This went on for about 2 years until one evening while sitting in a class I realized my time would be better spent at home actually cooking instead of trying to learn more! I knew enough and it was time to apply it! I figured I had spent 10 hours a week working in the store, and at least 6 hours attending classes....16 hours I could spend cooking my own foods! This is also the same reason why I don't spend too much time watching cooking shows. The 30 minutes it takes to watch Rachel Ray I could be putting dinner on my own table! I've not attended another cooking class since.

Is there more to learn? Always. But the lessons learned by doing instead of watching can be of far greater value in my opinion. Finding time, or making time, to practice is the only way to get matter what interests you. Do I think I have a natural talent for cooking? Not really. Mark has a phrase, and it's one of my favorites, "What you lack in talent you can make up for in willpower and discipline." I had the will to become a good cook and the discipline to practice....that's all.


Hanneke said...

Good post!

When people ask me what to do to lose weight, my answer is always. Learn to cook, eat at home...

That answer is not popular though!

Maribel said...

wow, that's a pretty good list of things to learn. I grew up helping in the kitchen, so I have a good foundation but I never thought about the techniques being in a category. It's kind of eye opening. It would be so much fun to take a series of classes like that. lucky lady!

Gen G. said...

This is awesome!

Beth said...

Love this post, Tracy! I love to cook too...and it always tastes better when you've cooked it at home.

Tracy Reifkind said...


I do believe it's a big part of the answer. The only reason why I know it's not all of the answer is that most professional cooks and Chefs are fat. How could you not be? It always intrigues me when I see a thin Chef, especially a thin pastry Chef.

It's not just the calories in purchased foods, it's the abundance of foods available. Which I believe gives most people the choice to be lazy and to stay unskilled in responsibility of feeding themselves.

Tracy Reifkind said...


You would learn so much it would blow your mind! Knowing the methods, techniques and principles of cooking makes your own cooking so much better.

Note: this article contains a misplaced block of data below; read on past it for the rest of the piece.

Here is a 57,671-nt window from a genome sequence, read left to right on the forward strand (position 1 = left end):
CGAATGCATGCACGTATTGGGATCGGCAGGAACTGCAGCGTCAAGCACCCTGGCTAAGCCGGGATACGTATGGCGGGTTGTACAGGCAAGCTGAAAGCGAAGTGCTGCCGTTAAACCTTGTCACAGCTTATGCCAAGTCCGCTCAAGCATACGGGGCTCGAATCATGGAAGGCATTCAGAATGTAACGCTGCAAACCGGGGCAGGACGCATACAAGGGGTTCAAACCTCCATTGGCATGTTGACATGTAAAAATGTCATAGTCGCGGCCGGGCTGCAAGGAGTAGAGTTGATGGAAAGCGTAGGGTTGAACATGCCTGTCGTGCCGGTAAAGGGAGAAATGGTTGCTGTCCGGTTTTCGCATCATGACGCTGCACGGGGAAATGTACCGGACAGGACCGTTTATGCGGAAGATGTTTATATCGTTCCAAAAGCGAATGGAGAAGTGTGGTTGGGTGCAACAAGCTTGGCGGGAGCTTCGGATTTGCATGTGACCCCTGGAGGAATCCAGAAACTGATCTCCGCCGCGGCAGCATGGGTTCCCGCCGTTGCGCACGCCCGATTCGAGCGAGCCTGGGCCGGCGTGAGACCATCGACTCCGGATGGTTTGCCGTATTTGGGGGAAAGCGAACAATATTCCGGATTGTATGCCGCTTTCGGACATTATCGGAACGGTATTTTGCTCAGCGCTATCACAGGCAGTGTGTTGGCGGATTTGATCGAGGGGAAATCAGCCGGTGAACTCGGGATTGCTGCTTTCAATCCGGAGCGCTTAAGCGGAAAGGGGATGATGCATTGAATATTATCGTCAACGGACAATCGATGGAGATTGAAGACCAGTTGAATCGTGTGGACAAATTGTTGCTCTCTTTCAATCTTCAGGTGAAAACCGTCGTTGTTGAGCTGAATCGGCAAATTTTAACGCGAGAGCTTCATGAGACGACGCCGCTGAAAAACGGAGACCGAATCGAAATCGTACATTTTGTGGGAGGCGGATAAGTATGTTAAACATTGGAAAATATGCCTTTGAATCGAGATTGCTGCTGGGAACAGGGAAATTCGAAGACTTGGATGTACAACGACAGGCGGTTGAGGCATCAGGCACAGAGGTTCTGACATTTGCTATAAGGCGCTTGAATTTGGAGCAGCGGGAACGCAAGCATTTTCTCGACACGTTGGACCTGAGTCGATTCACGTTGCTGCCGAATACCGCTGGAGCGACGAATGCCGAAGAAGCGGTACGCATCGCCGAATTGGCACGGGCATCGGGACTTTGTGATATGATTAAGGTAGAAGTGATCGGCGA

Because I learned this way I never need to know the exact recipe for anything, just a basic list. Every and all recipes fall into these categories so there's no magic, just practice.

Nothing intimidates me, which is why I'm so unimpressed with restaurant food.

Tracy Reifkind said...

Gen G....thanks!

Tracy Reifkind said...


I always think my own foods taste better. Of course there's alot of really tasty food out there, but most of it has 3 and 4 times the amount of calories which makes it taste good!

If you put enough butter/fat, salt, and extra cheese on something it better taste dang good!

Eating out is more about the experience of eating out....something I have a hard time paying big bucks for! I'd rather buy a couple of good bottles of wine, stay at home and cook. "Cooking" is the experience I like (and drinking while I cook, lol)

Joanne Daudier said...

Can you tell me where I can go to sign up for cooking classes with Home Chef too?

Tracy Reifkind said...


Unfortunately Home Chef closed many if not all of their stores. At one time Home Chef was bought and owned by Viking, but that company wasn't able to make a go if it.

I would suggest looking for classes in your area similar to the series of classes I wrote about. A google search may help out. Another thing to check into is if you have a Culinary Arts school near you they may offer evening classes for hobbyists.

If Home Chef was still in business I'd prbably be teaching some of their classes by now! (I still have the recipes and curriculum!)